Securing the Port of Halifax
Since 9/11, ports and harbours have come under increasing pressure to upgrade and improve their security and the Port of Halifax is no exception.
May 8, 2007 By Andrew Wareing
On May 1, Phoenix, Ariz.-based PureTech Systems Inc. announced that its PureActiv video surveillance software was chosen for the Halifax Port Authority Command and Control System (HPACCS) designed by U.K.-based Ultra Electronics.
According to Ultra, the $8 million system will display radar tracks on electronic charts, annotate them with data transmitted by the vessel’s Automatic Information System (AIS) transponder and automatically cue cameras onto targets of interest using intelligent object recognition, tracking and scene analysis. The system incorporates access control, perimeter fence monitoring, chemical detection and an incident management system.
The system is part of an overall $20 million project to improve security at the port including physical perimeter improvements, credentialing of people who are to have access to the port and improvements to its command and control system which includes the PureTech component.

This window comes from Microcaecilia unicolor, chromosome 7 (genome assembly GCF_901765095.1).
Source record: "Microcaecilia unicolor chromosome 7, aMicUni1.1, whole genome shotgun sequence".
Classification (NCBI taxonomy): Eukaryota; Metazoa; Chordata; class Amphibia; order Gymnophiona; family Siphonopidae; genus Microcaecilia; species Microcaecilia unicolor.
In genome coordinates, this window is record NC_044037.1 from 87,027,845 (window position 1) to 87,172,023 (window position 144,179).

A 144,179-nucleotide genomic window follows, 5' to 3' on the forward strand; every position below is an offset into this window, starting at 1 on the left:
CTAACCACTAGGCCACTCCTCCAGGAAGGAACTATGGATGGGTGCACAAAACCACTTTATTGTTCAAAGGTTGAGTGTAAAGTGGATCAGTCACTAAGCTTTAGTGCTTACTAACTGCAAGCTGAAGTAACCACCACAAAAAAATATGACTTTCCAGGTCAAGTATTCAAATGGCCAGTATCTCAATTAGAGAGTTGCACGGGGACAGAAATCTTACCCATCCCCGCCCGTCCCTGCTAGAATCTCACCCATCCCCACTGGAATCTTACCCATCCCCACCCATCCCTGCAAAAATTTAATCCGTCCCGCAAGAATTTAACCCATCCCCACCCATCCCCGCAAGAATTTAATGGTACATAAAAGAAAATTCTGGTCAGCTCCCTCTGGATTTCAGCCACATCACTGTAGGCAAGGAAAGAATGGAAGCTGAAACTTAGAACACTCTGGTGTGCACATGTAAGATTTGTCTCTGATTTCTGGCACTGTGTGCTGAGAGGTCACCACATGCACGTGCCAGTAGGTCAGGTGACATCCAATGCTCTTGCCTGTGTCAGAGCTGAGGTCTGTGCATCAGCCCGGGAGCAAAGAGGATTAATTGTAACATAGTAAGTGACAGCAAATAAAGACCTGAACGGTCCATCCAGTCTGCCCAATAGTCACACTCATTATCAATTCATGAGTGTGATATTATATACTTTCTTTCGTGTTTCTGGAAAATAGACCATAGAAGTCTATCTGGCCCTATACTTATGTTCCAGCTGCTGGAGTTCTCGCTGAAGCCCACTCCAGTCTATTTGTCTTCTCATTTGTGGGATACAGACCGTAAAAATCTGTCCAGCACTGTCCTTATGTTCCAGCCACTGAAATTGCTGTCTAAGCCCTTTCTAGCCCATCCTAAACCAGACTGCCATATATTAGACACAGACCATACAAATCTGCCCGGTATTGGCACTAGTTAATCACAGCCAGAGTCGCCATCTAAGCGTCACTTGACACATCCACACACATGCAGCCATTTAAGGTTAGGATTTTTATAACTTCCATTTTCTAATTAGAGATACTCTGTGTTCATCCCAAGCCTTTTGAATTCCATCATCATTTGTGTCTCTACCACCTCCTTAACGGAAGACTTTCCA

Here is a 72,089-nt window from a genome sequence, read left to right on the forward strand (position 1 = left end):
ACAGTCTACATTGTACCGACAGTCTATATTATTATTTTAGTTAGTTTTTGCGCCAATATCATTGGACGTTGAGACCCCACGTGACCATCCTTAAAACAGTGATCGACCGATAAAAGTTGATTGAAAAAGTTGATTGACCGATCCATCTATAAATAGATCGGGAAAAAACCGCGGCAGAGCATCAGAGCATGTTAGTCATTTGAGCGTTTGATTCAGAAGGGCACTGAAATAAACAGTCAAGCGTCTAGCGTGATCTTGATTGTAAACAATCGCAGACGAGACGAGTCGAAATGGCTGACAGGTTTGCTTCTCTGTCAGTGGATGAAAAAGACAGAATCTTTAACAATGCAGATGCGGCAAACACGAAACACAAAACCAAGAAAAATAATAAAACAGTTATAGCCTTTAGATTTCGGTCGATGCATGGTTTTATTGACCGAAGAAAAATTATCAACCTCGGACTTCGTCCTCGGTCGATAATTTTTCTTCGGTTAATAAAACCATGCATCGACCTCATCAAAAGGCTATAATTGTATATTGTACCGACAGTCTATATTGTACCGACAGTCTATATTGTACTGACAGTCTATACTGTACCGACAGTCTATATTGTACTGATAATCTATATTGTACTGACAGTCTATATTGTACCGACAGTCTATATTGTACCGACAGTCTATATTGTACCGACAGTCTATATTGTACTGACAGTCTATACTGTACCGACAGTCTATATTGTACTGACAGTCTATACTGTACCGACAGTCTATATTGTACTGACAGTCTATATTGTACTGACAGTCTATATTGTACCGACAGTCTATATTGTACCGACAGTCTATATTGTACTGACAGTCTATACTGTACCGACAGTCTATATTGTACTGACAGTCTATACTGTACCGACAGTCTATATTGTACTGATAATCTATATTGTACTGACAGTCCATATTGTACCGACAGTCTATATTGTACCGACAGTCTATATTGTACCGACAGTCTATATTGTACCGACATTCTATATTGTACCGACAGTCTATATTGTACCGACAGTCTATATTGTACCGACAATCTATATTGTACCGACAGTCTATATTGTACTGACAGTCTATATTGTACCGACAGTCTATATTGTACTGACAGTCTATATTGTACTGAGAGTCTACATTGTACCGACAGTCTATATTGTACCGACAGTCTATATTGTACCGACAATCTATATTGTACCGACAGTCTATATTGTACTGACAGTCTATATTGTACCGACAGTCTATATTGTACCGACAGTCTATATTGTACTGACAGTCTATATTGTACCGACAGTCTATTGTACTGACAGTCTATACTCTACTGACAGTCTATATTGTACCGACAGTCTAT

Funding for the Port security project is being provided on a 75/25 split between Transport Canada and the Halifax Port Authority under the Marine Security Contribution program.
“The standard requirement was to have the system monitored by one person,” says Halifax Port Authority marine security and cruise operations manager Gord Helm, adding that the PureTech system is an improvement from the classic system of having one person monitoring 50 cameras “which, for most people, lasts about 20 or 30 minutes with any effectiveness.”
Now, the operator will have a large virtual map of the harbour which the system will cue to the operator in the event of a situation that demands their attention, either in summoning security personnel to investigate, summoning the Port detachment of the Halifax Regional Police or calling for emergency response such as the fire department.
“You have to look at the PureTech control as a component of a fused command and control system/regime. It is a critical component in that it provides an overlay of algorithms that have virtual keys and rules enabling us to establish virtual barriers around sensitive areas on land and in the water,” Helm says. “This is taking it to a new level and doing something that has not been done in the past. Right now, you have a number of cameras monitored but not a cued monitoring process. You have to call up a camera, and slew it to where you want it to go. This is a significant departure from what we’ve been doing.”
Print this page